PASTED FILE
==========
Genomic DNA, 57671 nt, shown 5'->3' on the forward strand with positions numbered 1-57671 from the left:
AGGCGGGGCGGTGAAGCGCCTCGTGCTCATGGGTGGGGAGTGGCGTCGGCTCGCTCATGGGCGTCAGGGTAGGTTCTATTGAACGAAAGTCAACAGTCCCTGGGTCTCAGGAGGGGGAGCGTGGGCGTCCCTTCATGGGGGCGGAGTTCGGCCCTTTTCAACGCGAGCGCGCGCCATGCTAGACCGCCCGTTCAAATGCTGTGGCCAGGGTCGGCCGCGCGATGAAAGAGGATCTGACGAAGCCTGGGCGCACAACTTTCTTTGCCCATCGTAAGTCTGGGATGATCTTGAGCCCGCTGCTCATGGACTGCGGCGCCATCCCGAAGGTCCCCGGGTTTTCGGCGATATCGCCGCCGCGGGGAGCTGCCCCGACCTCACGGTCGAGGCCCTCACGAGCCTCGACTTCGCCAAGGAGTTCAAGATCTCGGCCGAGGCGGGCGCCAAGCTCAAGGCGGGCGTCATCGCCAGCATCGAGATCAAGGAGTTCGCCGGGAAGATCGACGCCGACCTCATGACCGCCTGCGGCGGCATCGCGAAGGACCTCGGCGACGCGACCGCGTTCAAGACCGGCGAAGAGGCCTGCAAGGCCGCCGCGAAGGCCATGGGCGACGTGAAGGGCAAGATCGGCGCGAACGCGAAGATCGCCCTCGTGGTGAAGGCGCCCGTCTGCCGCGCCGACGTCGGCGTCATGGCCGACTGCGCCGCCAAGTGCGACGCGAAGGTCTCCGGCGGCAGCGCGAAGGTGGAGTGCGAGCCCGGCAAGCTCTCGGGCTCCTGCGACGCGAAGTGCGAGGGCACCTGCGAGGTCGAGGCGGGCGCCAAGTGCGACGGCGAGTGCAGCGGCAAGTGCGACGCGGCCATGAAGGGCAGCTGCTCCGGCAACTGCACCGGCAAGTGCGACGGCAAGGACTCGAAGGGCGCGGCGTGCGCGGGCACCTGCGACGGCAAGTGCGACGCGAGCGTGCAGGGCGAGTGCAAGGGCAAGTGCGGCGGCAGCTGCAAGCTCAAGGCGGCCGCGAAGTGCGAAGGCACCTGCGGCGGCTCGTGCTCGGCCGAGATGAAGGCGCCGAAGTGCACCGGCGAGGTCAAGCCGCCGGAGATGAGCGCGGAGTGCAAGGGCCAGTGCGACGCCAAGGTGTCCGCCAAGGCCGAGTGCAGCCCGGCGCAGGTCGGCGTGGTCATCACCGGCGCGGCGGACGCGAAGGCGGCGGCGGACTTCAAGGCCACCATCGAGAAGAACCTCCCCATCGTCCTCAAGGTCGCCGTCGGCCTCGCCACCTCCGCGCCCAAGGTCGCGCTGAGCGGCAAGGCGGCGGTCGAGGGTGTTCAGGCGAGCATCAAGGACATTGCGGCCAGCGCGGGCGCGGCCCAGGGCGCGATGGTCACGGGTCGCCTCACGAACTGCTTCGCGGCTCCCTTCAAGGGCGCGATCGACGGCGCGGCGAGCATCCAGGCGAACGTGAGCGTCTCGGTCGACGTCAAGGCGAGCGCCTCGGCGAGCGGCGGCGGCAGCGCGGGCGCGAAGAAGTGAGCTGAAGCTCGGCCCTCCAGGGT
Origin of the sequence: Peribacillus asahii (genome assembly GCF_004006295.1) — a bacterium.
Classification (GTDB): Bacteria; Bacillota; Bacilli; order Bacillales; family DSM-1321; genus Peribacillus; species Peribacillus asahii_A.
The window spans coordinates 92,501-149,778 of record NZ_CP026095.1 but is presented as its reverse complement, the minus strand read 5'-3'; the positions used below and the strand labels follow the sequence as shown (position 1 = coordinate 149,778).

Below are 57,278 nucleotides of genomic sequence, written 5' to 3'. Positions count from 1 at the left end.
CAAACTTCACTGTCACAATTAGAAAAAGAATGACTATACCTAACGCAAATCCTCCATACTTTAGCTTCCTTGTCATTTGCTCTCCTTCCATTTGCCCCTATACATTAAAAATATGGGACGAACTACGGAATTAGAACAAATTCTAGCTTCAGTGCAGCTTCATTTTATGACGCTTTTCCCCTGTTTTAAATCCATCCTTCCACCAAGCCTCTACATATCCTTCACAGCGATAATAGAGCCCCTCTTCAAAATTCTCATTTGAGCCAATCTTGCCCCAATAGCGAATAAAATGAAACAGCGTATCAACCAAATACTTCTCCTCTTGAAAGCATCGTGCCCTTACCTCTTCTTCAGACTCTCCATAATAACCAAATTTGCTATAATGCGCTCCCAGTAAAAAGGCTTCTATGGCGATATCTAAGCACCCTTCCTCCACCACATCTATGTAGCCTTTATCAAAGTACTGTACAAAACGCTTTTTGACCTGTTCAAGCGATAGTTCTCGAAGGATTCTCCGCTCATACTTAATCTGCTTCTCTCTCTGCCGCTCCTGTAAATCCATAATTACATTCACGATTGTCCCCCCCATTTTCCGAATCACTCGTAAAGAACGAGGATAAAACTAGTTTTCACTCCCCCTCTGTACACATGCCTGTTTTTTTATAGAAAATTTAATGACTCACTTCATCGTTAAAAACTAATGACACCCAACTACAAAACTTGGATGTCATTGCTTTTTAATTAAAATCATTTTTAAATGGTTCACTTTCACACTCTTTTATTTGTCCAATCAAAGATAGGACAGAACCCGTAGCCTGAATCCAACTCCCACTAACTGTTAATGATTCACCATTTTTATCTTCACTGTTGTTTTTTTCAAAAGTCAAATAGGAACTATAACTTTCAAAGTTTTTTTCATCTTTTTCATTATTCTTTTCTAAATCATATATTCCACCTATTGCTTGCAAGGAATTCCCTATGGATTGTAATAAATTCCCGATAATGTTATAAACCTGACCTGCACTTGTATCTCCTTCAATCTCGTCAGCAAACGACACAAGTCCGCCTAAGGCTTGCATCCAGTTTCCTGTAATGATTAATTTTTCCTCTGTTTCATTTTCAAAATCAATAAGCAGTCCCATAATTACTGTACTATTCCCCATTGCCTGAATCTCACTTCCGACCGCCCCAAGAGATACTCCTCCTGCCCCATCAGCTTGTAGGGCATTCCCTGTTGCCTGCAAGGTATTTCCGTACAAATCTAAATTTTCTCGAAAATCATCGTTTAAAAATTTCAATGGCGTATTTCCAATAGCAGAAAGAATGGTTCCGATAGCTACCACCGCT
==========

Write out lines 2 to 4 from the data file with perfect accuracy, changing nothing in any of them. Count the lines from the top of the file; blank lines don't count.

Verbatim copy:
AGGCGGGGCGGTGAAGCGCCTCGTGCTCATGGGTGGGGAGTGGCGTCGGCTCGCTCATGGGCGTCAGGGTAGGTTCTATTGAACGAAAGTCAACAGTCCCTGGGTCTCAGGAGGGGGAGCGTGGGCGTCCCTTCATGGGGGCGGAGTTCGGCCCTTTTCAACGCGAGCGCGCGCCATGCTAGACCGCCCGTTCAAATGCTGTGGCCAGGGTCGGCCGCGCGATGAAAGAGGATCTGACGAAGCCTGGGCGCACAACTTTCTTTGCCCATCGTAAGTCTGGGATGATCTTGAGCCCGCTGCTCATGGACTGCGGCGCCATCCCGAAGGTCCCCGGGTTTTCGGCGATATCGCCGCCGCGGGGAGCTGCCCCGACCTCACGGTCGAGGCCCTCACGAGCCTCGACTTCGCCAAGGAGTTCAAGATCTCGGCCGAGGCGGGCGCCAAGCTCAAGGCGGGCGTCATCGCCAGCATCGAGATCAAGGAGTTCGCCGGGAAGATCGACGCCGACCTCATGACCGCCTGCGGCGGCATCGCGAAGGACCTCGGCGACGCGACCGCGTTCAAGACCGGCGAAGAGGCCTGCAAGGCCGCCGCGAAGGCCATGGGCGACGTGAAGGGCAAGATCGGCGCGAACGCGAAGATCGCCCTCGTGGTGAAGGCGCCCGTCTGCCGCGCCGACGTCGGCGTCATGGCCGACTGCGCCGCCAAGTGCGACGCGAAGGTCTCCGGCGGCAGCGCGAAGGTGGAGTGCGAGCCCGGCAAGCTCTCGGGCTCCTGCGACGCGAAGTGCGAGGGCACCTGCGAGGTCGAGGCGGGCGCCAAGTGCGACGGCGAGTGCAGCGGCAAGTGCGACGCGGCCATGAAGGGCAGCTGCTCCGGCAACTGCACCGGCAAGTGCGACGGCAAGGACTCGAAGGGCGCGGCGTGCGCGGGCACCTGCGACGGCAAGTGCGACGCGAGCGTGCAGGGCGAGTGCAAGGGCAAGTGCGGCGGCAGCTGCAAGCTCAAGGCGGCCGCGAAGTGCGAAGGCACCTGCGGCGGCTCGTGCTCGGCCGAGATGAAGGCGCCGAAGTGCACCGGCGAGGTCAAGCCGCCGGAGATGAGCGCGGAGTGCAAGGGCCAGTGCGACGCCAAGGTGTCCGCCAAGGCCGAGTGCAGCCCGGCGCAGGTCGGCGTGGTCATCACCGGCGCGGCGGACGCGAAGGCGGCGGCGGACTTCAAGGCCACCATCGAGAAGAACCTCCCCATCGTCCTCAAGGTCGCCGTCGGCCTCGCCACCTCCGCGCCCAAGGTCGCGCTGAGCGGCAAGGCGGCGGTCGAGGGTGTTCAGGCGAGCATCAAGGACATTGCGGCCAGCGCGGGCGCGGCCCAGGGCGCGATGGTCACGGGTCGCCTCACGAACTGCTTCGCGGCTCCCTTCAAGGGCGCGATCGACGGCGCGGCGAGCATCCAGGCGAACGTGAGCGTCTCGGTCGACGTCAAGGCGAGCGCCTCGGCGAGCGGCGGCGGCAGCGCGGGCGCGAAGAAGTGAGCTGAAGCTCGGCCCTCCAGGGT
Origin of the sequence: Peribacillus asahii (genome assembly GCF_004006295.1) — a bacterium.
Classification (GTDB): Bacteria; Bacillota; Bacilli; order Bacillales; family DSM-1321; genus Peribacillus; species Peribacillus asahii_A.